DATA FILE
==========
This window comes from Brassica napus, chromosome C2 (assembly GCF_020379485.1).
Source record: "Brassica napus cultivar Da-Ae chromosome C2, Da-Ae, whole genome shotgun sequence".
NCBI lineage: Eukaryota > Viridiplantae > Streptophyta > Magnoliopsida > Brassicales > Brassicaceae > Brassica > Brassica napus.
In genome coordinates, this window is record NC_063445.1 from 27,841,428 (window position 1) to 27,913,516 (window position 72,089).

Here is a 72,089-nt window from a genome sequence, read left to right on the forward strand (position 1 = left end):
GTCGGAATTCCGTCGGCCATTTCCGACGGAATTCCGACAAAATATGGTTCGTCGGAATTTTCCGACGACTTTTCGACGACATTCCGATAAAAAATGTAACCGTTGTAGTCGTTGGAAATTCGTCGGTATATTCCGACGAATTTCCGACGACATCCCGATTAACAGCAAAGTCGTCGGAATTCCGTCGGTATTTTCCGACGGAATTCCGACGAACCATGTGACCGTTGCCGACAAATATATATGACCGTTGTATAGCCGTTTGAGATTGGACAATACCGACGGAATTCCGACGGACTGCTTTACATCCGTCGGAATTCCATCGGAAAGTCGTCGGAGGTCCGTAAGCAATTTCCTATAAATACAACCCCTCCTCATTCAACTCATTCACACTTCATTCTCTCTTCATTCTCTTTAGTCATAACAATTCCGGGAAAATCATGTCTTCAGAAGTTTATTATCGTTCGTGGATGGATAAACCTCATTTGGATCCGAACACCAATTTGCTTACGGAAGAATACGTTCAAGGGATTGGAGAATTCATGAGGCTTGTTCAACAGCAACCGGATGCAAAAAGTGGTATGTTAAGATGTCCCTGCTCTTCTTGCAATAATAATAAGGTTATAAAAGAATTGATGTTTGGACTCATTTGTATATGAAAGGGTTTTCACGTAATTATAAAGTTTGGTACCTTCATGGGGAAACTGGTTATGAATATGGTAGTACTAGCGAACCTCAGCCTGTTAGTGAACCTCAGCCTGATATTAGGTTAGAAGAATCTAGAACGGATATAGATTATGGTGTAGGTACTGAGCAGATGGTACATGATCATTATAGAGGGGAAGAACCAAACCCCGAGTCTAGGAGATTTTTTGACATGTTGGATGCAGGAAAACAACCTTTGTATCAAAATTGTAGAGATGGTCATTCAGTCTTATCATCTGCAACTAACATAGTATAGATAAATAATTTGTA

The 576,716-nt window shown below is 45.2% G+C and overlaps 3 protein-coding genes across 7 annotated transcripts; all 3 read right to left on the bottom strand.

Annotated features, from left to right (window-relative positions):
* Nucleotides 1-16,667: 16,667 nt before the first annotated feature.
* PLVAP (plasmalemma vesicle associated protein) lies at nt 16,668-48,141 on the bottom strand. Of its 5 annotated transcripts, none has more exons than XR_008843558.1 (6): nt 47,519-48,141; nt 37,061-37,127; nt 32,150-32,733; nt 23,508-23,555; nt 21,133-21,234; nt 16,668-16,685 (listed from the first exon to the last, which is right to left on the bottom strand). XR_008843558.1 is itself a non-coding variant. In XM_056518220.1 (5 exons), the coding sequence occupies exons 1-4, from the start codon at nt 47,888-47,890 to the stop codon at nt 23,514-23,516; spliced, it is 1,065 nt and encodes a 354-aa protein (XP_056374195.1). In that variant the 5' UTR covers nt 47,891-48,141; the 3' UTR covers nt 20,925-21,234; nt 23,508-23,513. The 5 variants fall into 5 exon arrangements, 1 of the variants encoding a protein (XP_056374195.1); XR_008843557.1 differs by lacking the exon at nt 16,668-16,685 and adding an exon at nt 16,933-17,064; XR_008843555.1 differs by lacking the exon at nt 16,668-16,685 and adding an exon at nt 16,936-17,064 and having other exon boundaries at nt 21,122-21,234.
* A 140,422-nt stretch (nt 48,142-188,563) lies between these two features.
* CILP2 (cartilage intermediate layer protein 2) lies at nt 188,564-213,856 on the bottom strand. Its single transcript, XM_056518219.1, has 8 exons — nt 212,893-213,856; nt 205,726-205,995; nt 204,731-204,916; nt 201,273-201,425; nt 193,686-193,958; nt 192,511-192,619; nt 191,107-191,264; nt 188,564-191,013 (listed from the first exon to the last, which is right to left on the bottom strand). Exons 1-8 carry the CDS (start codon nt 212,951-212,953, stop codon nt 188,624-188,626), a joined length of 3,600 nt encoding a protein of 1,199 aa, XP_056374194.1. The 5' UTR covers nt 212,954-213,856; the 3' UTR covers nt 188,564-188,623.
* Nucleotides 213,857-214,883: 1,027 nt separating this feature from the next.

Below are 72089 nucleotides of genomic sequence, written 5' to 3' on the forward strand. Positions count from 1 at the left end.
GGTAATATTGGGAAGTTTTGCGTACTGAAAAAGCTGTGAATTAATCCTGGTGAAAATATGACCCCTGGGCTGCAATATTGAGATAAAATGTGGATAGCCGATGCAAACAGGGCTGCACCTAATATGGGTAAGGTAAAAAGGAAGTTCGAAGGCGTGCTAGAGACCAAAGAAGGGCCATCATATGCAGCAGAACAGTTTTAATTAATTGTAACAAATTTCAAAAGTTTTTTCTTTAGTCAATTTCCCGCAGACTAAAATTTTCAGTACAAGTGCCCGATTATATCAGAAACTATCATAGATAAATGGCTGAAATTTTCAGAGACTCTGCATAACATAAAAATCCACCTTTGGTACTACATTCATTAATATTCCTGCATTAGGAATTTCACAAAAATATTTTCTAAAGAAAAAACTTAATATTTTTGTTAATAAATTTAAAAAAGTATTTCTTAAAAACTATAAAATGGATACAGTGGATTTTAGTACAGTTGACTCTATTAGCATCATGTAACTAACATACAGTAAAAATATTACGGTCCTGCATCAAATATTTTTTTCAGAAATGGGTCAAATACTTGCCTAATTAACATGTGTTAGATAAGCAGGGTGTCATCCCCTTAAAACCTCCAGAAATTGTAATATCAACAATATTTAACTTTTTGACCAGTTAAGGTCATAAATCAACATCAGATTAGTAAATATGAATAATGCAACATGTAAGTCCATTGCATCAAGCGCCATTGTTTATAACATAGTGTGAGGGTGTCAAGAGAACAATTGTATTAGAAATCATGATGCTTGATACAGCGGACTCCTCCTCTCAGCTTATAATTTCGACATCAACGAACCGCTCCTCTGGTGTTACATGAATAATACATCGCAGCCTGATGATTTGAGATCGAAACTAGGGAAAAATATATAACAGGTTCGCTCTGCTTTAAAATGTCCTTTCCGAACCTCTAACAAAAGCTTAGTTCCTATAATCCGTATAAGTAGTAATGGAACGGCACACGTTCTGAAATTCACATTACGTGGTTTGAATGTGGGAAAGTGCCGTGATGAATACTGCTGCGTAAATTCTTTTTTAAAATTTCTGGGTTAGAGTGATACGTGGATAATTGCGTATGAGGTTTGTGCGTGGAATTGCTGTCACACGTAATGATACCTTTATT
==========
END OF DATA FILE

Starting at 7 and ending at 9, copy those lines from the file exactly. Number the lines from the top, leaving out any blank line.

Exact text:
The 576,716-nt window shown below is 45.2% G+C and overlaps 3 protein-coding genes across 7 annotated transcripts; all 3 read right to left on the bottom strand.

Annotated features, from left to right (window-relative positions):
* Nucleotides 1-16,667: 16,667 nt before the first annotated feature.